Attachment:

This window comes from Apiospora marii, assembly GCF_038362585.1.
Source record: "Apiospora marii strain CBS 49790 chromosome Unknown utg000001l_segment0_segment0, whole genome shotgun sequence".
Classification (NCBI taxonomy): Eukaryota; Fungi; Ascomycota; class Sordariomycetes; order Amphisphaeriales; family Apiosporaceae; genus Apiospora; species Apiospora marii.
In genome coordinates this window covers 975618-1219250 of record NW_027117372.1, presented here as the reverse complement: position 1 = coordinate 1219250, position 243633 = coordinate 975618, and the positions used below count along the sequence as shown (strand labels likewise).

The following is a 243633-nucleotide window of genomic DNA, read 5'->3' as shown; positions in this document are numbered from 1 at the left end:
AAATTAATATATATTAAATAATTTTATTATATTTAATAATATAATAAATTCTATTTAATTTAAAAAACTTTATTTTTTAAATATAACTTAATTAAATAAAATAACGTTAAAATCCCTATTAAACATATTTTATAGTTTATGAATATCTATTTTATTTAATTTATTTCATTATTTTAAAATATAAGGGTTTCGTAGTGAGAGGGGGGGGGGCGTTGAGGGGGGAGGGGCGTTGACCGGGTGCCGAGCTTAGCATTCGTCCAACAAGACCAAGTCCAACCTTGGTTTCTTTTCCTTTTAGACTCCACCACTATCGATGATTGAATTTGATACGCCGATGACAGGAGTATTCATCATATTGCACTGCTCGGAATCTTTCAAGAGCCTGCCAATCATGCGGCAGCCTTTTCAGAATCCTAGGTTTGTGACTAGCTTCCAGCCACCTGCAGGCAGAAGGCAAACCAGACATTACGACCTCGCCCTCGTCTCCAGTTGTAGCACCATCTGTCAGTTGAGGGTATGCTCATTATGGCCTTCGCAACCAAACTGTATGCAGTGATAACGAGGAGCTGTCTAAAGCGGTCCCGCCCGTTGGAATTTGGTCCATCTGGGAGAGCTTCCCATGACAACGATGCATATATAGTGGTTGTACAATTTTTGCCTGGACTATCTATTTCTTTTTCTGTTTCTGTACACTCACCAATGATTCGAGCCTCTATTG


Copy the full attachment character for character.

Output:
This window comes from Apiospora marii, assembly GCF_038362585.1.
Source record: "Apiospora marii strain CBS 49790 chromosome Unknown utg000001l_segment0_segment0, whole genome shotgun sequence".
Classification (NCBI taxonomy): Eukaryota; Fungi; Ascomycota; class Sordariomycetes; order Amphisphaeriales; family Apiosporaceae; genus Apiospora; species Apiospora marii.
In genome coordinates this window covers 975618-1219250 of record NW_027117372.1, presented here as the reverse complement: position 1 = coordinate 1219250, position 243633 = coordinate 975618, and the positions used below count along the sequence as shown (strand labels likewise).

The following is a 243633-nucleotide window of genomic DNA, read 5'->3' as shown; positions in this document are numbered from 1 at the left end:
AAATTAATATATATTAAATAATTTTATTATATTTAATAATATAATAAATTCTATTTAATTTAAAAAACTTTATTTTTTAAATATAACTTAATTAAATAAAATAACGTTAAAATCCCTATTAAACATATTTTATAGTTTATGAATATCTATTTTATTTAATTTATTTCATTATTTTAAAATATAAGGGTTTCGTAGTGAGAGGGGGGGGGGCGTTGAGGGGGGAGGGGCGTTGACCGGGTGCCGAGCTTAGCATTCGTCCAACAAGACCAAGTCCAACCTTGGTTTCTTTTCCTTTTAGACTCCACCACTATCGATGATTGAATTTGATACGCCGATGACAGGAGTATTCATCATATTGCACTGCTCGGAATCTTTCAAGAGCCTGCCAATCATGCGGCAGCCTTTTCAGAATCCTAGGTTTGTGACTAGCTTCCAGCCACCTGCAGGCAGAAGGCAAACCAGACATTACGACCTCGCCCTCGTCTCCAGTTGTAGCACCATCTGTCAGTTGAGGGTATGCTCATTATGGCCTTCGCAACCAAACTGTATGCAGTGATAACGAGGAGCTGTCTAAAGCGGTCCCGCCCGTTGGAATTTGGTCCATCTGGGAGAGCTTCCCATGACAACGATGCATATATAGTGGTTGTACAATTTTTGCCTGGACTATCTATTTCTTTTTCTGTTTCTGTACACTCACCAATGATTCGAGCCTCTATTG